Policy Claim paper

Step one is to choose a subject.  For this assignment you can write about anything you want to.  Choose a few topics that are important to your life (as a student, as a citizen of the United States, as a person) and identify problems you think may be occurring with those topics.  Pick the problem you most want to talk about.  Write an introduction that gets my attention, explains what the problem is, and explains why the topic is important.  Remember, because you have chosen the topic your audience may not know much about it.

Step two is to argue that a problem is actually happening within this topic.   You need to use fact and value claims to make this argument, so find two pieces of pro research to logically support the fact that your problem is actually happening.  If you use value claims you may need to define values using one to four of the definition methods we discussed in class.  Any research used for definition will also need to be cited.  Make sure to state any warrants that are unstated and unclear.  You also need one piece of con research which states that a problem does not exist (i.e. someone who likes the system the way it is).  Refute this source as being wrong.  Cite all research used in this section of the paper on a Works Cited page.  Once you feel you have successfully proven the problem is real, move to step three.

Step three is to construct the thesis.  The thesis of this paper is a policy claim.  Give me a solution to the problem.  How can we fix it?  Assume that I (the audience) actually have the ability to put your solution in place but don’t want to. This solution will be the focus of the rest of the paper.  Place the thesis in text (Note, you should already be several pages into the paper by now.  Do not put your thesis at the beginning of the paper).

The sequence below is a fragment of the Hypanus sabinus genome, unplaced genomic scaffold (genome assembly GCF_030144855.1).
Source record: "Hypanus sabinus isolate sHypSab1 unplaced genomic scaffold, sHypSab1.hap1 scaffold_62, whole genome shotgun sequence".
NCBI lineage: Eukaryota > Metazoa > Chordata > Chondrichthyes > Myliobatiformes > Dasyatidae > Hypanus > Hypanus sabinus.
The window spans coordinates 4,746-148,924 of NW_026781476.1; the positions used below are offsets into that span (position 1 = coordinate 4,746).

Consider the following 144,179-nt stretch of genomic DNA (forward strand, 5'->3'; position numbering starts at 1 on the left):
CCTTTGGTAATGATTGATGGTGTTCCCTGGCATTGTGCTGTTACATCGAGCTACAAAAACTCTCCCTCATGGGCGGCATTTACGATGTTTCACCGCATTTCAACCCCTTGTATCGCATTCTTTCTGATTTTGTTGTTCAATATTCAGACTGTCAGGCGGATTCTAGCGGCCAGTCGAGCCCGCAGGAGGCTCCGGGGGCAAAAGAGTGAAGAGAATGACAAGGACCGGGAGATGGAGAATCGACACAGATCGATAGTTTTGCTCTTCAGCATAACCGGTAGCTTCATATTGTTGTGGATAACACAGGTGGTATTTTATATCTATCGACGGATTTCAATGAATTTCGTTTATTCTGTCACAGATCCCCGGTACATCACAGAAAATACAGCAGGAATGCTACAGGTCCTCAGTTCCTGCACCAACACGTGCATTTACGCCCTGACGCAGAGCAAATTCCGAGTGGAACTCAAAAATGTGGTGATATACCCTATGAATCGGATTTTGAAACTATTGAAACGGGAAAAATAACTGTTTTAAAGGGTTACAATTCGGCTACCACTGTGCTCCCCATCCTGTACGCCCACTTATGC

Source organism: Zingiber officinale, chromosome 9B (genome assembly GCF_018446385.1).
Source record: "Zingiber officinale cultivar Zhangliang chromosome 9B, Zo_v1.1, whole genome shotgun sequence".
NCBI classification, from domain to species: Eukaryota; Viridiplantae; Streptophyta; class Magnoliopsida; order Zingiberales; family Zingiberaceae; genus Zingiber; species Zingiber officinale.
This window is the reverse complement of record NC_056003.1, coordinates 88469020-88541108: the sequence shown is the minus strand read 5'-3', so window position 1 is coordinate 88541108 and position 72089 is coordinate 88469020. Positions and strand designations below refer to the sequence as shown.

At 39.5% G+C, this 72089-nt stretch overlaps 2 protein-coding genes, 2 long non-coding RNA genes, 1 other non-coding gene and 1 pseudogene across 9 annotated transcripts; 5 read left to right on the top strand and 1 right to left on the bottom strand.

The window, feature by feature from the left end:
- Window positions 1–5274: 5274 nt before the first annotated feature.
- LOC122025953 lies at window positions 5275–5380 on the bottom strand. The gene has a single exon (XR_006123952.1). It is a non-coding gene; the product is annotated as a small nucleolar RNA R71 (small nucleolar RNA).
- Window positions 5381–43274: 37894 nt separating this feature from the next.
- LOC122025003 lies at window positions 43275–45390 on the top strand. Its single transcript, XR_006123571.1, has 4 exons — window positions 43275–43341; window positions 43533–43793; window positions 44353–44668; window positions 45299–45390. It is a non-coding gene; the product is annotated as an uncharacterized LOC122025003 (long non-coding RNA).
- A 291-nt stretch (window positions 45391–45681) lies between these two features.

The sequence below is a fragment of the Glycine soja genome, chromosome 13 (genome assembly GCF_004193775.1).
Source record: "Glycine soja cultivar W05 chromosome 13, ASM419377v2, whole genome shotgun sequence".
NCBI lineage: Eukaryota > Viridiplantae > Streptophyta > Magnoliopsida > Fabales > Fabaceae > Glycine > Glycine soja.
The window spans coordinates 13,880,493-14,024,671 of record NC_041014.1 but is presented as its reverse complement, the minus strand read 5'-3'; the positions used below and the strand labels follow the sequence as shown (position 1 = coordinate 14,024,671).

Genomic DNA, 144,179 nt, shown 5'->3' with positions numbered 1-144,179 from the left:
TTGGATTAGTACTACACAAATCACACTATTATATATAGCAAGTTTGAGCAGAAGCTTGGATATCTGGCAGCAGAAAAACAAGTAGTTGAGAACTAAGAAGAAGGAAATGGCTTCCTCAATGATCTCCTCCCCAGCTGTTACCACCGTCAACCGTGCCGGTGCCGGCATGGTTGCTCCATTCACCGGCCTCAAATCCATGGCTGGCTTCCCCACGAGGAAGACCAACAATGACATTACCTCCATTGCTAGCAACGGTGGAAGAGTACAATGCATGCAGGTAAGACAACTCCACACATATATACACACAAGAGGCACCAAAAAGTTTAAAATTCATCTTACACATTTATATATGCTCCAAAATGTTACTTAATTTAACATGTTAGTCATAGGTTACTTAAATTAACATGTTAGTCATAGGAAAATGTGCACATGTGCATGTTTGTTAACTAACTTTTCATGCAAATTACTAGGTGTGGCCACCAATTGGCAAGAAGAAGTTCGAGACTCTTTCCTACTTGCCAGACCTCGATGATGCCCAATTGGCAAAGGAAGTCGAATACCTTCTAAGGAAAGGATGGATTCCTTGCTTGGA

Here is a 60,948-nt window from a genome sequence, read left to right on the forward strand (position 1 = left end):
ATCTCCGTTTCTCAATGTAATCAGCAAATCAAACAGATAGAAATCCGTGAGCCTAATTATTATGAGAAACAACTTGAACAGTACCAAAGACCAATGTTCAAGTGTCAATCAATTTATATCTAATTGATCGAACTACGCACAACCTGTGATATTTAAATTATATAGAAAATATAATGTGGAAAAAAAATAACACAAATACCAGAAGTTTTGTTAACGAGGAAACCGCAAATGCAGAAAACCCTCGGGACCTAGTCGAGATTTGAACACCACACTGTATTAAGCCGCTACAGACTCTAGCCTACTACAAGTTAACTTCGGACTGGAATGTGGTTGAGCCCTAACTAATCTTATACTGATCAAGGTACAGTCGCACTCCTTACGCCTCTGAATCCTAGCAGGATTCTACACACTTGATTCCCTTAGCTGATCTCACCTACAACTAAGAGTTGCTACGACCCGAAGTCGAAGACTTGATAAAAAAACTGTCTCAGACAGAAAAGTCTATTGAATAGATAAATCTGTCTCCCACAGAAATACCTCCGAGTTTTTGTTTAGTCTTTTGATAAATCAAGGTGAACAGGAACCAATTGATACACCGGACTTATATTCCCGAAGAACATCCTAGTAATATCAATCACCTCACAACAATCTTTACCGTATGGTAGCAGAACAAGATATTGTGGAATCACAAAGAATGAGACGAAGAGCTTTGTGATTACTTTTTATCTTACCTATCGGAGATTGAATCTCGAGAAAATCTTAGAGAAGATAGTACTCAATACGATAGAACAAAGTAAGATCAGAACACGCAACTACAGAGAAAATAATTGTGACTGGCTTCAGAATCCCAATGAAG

Step four is to argue your thesis is correct (i.e. your solution will work) using fact and value claims.  You need three pieces of pro research to logically support that your solution will actually fix the problem.  If you use value claims you may need to define values using one to four of the definition methods we discussed in class.  Any research used for definition will also need to be cited.  Make sure to state any warrants that are unstated and unclear.  Place these three sources on the Works Cited page.

Step five is to write a con section that argues against your thesis (i.e. someone who does not think your solution will work or someone who has a competing solution he or she thinks is better than yours).  Find one piece of con research and refute it, using classic, Rogerian, or Hegelian methods discussed in class.  Place this piece of research on the Works Cited page.

Step six is to write a conclusion that restates your solution and recaps why it will actually work to fix the problem discussed in the first section of your paper.

At least two of the seven pieces of research used for the paper should be a print source and at least two should be a web source.

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